In the days following President-elect Donald Trump’s announcement of his intention to nominate Sullivan & Cromwell partner Jay Clayton as Chair of the Securities and Exchange Commission, countless observers have opined on how the SEC’s priorities may change in the upcoming administration.
Entries in national security (11)
DOJ criminal division chief Leslie Caldwell used a wide-ranging talk Thursday at George Washington University Law School to defend the six-month old Pilot Program and to describe the Justice Department's FCPA enforcement efforts and the current state of corporate compliance.
In her excellent book, Thieves of State, Sarah Chayes argues persuasively that foreign corruption is a threat to U.S. national security because it drives people to radical Islam. There is an additional aspect to this problem: corrupt regimes are a national security threat because they start wars in order to divert attention from their own corruption.
The story of the failed FCPA prosecution of James Giffen is likely familiar to many readers of the FCPA Blog. Following a three-year investigation by the DOJ that started in 1999, in March 2003 Giffen was arrested as he was boarding a Paris bound plane at JFK.
There still seems to be some debate as to whether the FCPA, the UK Bribery Act, and other international focused anti-bribery legislation aids in the fight against terrorism. But the continuum from corruption to crime to terrorism is well-established and arguing that laws such as the FCPA have no place in a country’s overall security regime seems to be me to be naive at best.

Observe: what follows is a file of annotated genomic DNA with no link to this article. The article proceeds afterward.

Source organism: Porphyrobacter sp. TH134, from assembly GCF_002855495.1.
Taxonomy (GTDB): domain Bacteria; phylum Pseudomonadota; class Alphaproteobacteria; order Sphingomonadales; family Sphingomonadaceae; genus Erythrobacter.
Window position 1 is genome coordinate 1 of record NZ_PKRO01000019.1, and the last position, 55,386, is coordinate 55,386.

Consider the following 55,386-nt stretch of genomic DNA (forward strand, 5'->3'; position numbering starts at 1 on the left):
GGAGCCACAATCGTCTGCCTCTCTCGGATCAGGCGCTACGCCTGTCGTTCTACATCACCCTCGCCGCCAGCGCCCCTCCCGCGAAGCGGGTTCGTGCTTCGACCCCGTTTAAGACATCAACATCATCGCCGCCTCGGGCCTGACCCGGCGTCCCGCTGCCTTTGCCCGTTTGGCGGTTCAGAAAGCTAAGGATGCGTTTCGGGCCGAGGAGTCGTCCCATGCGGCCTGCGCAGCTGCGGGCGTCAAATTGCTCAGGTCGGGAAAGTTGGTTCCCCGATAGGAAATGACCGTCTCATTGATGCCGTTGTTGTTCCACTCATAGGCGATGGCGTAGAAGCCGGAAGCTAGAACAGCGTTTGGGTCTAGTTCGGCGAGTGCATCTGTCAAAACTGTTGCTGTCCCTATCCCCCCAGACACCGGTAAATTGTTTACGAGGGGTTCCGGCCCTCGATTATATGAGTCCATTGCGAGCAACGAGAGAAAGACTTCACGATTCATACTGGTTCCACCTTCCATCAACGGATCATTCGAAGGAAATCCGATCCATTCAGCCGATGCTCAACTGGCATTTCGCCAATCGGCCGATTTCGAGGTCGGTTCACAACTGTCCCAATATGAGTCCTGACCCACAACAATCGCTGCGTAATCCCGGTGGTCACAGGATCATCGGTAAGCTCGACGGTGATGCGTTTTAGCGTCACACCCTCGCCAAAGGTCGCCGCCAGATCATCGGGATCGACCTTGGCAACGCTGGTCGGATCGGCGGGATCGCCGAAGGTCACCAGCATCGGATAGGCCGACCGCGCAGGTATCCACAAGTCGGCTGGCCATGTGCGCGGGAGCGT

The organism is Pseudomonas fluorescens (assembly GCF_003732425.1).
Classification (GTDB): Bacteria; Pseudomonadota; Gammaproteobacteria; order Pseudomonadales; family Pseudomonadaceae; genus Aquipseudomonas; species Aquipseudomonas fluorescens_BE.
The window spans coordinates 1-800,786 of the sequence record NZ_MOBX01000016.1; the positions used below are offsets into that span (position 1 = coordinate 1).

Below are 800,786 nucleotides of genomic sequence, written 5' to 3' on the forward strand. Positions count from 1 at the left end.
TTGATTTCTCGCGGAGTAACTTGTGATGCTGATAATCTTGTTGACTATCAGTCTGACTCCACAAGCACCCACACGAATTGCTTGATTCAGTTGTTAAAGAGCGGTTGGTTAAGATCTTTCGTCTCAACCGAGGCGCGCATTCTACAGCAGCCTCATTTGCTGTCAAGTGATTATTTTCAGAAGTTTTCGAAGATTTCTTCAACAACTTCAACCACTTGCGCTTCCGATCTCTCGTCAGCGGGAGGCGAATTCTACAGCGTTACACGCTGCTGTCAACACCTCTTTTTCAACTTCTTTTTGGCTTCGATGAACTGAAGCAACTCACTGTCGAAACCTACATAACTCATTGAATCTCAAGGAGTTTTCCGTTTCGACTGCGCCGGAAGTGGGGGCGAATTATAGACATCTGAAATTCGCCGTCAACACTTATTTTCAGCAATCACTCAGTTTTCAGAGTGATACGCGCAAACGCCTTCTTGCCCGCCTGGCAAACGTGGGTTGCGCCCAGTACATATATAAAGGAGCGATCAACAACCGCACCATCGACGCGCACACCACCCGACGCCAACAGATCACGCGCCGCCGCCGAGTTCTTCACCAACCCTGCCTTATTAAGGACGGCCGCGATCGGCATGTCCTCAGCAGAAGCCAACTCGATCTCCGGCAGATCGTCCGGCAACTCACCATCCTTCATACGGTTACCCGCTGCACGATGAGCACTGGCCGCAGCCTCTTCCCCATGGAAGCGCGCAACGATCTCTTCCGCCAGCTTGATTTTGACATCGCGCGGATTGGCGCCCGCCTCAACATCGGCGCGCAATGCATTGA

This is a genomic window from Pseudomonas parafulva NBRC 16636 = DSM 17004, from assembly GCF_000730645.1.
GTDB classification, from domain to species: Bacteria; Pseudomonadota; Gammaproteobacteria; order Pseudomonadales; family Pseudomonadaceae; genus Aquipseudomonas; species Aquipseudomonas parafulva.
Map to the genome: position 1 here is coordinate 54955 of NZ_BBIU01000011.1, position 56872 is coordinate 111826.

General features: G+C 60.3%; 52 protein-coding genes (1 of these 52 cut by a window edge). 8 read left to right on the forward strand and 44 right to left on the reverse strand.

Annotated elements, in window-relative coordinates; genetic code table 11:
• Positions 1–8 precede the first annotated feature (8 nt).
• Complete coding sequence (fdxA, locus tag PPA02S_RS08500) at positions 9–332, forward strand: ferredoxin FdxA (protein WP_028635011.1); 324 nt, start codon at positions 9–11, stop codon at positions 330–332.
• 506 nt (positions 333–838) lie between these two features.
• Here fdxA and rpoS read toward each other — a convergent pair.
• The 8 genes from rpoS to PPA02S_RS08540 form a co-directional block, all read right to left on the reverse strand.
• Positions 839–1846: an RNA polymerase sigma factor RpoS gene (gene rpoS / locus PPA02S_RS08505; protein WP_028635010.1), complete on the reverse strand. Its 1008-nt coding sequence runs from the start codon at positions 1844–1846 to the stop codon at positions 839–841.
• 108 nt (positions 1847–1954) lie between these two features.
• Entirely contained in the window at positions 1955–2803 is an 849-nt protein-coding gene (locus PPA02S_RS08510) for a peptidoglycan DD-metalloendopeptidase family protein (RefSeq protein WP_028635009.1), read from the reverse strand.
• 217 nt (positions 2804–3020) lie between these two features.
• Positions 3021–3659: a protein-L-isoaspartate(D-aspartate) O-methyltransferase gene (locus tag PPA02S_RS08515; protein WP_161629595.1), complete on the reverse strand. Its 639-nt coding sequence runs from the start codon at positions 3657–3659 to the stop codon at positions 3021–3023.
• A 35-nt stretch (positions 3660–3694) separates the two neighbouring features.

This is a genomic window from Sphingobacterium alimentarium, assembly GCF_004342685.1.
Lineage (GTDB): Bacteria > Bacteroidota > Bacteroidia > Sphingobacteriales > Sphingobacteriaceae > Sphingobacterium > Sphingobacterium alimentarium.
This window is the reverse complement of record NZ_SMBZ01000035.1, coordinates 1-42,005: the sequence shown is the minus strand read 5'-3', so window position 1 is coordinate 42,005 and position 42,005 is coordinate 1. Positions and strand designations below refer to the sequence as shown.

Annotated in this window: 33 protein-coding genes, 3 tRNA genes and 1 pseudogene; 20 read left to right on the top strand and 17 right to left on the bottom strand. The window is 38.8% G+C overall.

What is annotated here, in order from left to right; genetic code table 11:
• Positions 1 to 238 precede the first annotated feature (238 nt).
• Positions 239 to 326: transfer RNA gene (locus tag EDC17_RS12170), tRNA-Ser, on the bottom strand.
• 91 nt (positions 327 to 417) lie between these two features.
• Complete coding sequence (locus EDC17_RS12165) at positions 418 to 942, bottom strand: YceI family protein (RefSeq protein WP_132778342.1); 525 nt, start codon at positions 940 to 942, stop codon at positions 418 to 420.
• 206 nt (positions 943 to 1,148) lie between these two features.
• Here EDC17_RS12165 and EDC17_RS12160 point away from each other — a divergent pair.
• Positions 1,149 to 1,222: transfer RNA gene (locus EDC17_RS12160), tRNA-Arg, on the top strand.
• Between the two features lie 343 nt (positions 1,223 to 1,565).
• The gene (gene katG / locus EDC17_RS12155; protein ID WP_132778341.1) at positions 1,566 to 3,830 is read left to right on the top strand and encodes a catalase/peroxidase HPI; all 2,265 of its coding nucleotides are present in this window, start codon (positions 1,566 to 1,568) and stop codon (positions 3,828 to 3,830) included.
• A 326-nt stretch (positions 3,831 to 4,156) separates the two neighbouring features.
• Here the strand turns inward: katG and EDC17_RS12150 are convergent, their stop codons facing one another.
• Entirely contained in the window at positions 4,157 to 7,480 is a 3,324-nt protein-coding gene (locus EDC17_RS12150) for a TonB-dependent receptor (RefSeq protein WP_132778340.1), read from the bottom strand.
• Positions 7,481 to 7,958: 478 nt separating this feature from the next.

As the FCPA Blog reported last week, DOJ criminal division chief Leslie Caldwell recently gave an important talk at Duke Law School in which she laid out her vision of the Foreign Corrupt Practices Act. Her vision is compelling, and important, in so many ways. I rise in defense of one of them.
At Duke's law school Thursday in Durham, North Carolina, Leslie Caldwell, the chief of the DOJ's criminal division, talked about international crime and enforcement. She covered the fight against cybercrime, kleptocrats and their assets, Libor rigging, sanctions offenses, human trafficking and child exploitation, and corruption.
David A. O’Neil was appointed Acting Assistant Attorney General for the Criminal Division on March 21, 2014.
Here's an excerpt from Attorney General Eric Holder's remarks Monday at the Arab Forum on Asset Recovery in Morocco.